LSTM Home > LSTM Research > LSTM Online Archive

Community and Provider Acceptability of the COVID-19 Vaccine: A Systematic Review and Meta-analysis

Akem Dimala, Christian, Kadia, Benjamin, Nguyen, Hai and Donato, Anthony (2021) 'Community and Provider Acceptability of the COVID-19 Vaccine: A Systematic Review and Meta-analysis'. Advances in Clinical Medical Research and Healthcare Delivery, Vol 1, Issue 3.

Acceptability of the COVID-19 Vaccine_ A Systematic Review and Meta-analysis.pdf - Published Version

Download (802kB) | Preview


The novel coronavirus disease (COVID-19) vaccines may help control the current pandemic but would require immunization levels that would achieve herd immunity. This study aimed to quantify current COVID-19 vaccine acceptance rates, as well as characterize the determinants, enablers and barriers to vaccine acceptability across the globe by synthesizing published evidence.

A systematic review and meta-analysis of studies was performed on studies assessing the acceptability of a COVID-19 vaccine published between November 1st, 2019, and November 30th, 2020. PubMed, Embase and Cochrane central were searched for eligible studies. Data extracted from retained studies was analyzed using STATA statistical software. A quantitative and narrative synthesis was produced.

A total of 35 eligible articles (38 studies) involving a total of 70,997 participants across 7 regions and 35 countries were included. All studies were cross-sectional survey designs. The pooled vaccine acceptance rate across 32 studies was 71% (95% CI: 66 – 76%, p2= 99.4%, range: 29-97%). The pooled vaccine acceptance rate of parents for their children across 4 studies was 52% (95% CI: 37-67%, p2= 99.1%). Vaccine uptake was significantly higher among males (N=13 studies), older age groups (N=7), and healthcare providers (N=2). Enablers of vaccine uptake included perceived individual susceptibility to COVID-19 infection (N=11), prior influenza vaccination (N=7) and high vaccine effectiveness (N=6). The most common barriers to vaccine uptake were general negative attitudes towards vaccines/vaccine hesitancy (N=8), concerns over vaccine safety and efficacy (N=6), vaccine side effects (N=5), and misinformation or conspiracy beliefs around the experimental COVID-19 vaccines (N=2).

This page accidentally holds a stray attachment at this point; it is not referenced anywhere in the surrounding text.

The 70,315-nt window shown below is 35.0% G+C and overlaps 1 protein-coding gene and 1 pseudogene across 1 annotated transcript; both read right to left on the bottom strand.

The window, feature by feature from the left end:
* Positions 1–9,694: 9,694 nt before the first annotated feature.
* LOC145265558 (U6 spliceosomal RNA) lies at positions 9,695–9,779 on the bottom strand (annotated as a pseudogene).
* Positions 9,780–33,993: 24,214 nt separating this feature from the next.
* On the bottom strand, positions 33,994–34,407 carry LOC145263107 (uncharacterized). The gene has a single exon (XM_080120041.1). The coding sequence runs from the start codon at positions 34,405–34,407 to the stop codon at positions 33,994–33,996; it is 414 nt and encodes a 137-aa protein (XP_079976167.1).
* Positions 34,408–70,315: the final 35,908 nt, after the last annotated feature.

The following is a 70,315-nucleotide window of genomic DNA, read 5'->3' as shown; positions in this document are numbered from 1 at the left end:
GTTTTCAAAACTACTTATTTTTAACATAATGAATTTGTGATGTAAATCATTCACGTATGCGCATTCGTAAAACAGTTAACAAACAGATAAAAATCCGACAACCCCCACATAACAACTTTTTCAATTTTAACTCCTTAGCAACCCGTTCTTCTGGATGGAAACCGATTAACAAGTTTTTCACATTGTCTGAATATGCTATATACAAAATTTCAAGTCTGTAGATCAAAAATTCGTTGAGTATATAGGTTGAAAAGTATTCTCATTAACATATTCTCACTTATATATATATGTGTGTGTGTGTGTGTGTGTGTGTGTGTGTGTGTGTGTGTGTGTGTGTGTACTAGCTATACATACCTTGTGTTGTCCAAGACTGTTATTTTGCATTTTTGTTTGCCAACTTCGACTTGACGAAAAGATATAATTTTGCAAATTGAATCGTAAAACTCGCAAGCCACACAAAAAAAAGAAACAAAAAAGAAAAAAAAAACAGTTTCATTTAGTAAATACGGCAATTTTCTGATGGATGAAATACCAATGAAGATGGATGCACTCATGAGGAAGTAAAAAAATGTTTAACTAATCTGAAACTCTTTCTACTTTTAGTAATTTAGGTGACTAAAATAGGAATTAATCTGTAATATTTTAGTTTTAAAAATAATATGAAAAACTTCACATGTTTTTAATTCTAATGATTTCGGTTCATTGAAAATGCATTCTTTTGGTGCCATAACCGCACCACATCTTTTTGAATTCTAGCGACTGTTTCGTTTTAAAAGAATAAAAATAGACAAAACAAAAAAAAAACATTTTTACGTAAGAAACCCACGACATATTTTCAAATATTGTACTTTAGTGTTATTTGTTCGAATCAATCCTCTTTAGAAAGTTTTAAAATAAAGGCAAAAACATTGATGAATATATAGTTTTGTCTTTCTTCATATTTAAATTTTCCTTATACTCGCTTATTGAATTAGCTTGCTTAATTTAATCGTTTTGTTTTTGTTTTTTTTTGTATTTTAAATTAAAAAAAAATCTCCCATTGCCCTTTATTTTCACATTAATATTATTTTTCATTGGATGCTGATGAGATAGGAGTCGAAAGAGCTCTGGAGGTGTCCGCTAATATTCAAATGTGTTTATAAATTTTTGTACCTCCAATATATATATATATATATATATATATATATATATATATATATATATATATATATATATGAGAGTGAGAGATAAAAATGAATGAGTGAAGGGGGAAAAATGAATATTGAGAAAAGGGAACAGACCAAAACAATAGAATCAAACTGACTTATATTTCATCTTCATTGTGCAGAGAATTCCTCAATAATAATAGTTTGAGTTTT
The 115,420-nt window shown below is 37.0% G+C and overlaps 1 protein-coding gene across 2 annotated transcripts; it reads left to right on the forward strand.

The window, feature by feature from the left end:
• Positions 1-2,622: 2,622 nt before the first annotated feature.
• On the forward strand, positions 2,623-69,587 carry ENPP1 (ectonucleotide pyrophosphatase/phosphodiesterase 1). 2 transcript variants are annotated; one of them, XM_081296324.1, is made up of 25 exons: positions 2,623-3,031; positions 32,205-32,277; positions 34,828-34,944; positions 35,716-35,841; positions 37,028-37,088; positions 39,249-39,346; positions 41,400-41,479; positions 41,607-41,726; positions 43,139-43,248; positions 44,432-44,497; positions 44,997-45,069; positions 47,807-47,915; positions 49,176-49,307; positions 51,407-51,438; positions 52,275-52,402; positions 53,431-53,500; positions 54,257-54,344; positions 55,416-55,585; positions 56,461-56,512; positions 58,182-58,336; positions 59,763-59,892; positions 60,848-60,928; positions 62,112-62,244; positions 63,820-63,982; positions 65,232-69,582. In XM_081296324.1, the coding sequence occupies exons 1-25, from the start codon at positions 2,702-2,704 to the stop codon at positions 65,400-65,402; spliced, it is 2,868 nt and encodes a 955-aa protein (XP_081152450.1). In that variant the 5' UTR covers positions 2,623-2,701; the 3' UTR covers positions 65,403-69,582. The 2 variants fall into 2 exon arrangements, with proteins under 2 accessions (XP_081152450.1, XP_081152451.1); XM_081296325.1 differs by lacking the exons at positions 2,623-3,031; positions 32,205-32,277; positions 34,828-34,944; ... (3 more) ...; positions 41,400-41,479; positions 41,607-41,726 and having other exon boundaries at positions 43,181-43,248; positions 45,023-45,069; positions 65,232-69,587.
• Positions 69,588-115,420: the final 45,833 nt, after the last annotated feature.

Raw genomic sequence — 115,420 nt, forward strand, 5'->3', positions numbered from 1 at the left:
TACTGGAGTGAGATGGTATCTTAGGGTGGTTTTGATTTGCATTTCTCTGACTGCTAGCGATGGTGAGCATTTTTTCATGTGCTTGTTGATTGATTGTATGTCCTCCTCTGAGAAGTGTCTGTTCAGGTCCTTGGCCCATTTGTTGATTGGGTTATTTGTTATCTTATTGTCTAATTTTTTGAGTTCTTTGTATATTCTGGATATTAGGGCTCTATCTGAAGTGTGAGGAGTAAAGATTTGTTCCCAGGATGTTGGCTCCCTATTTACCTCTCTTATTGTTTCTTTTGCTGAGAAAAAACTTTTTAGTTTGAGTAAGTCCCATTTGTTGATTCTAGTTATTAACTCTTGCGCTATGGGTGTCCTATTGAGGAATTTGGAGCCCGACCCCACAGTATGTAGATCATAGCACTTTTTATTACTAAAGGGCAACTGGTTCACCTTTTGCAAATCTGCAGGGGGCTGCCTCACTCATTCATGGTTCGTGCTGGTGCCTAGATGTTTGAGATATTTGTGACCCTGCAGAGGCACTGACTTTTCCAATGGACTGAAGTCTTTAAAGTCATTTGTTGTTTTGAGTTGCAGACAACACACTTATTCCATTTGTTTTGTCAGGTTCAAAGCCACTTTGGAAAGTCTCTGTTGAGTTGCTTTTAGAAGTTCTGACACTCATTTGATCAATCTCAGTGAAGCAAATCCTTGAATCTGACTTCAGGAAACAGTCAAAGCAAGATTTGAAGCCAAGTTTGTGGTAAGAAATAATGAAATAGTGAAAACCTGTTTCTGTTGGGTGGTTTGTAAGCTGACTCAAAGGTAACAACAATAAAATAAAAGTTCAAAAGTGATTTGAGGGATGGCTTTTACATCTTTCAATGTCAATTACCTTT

There is a good acceptance of COVID-19 vaccines globally despite wide variations across countries. Public health campaigns may benefit from capitalising on identified enablers and dispelling important barriers with regards to vaccine safety.

Item Type: Article
Subjects: QW Microbiology and Immunology > Immunotherapy and Hypersensitivity > QW 805 Vaccines. Antitoxins. Toxoids
QW Microbiology and Immunology > Immunotherapy and Hypersensitivity > QW 806 Vaccination
WA Public Health > WA 105 Epidemiology
WA Public Health > Statistics. Surveys > WA 900 Public health statistics
WA Public Health > Statistics. Surveys > WA 950 Theory or methods of medical statistics. Epidemiologic methods
WC Communicable Diseases > Virus Diseases > Viral Respiratory Tract Infections. Respirovirus Infections > WC 505 Viral respiratory tract infections
Faculty: Department: Clinical Sciences & International Health > Clinical Sciences Department
Digital Object Identifer (DOI):
Depositing User: Stacy Murtagh
Date Deposited: 03 Dec 2021 15:13
Last Modified: 03 Dec 2021 15:13


View details

Actions (login required)

Edit Item Edit Item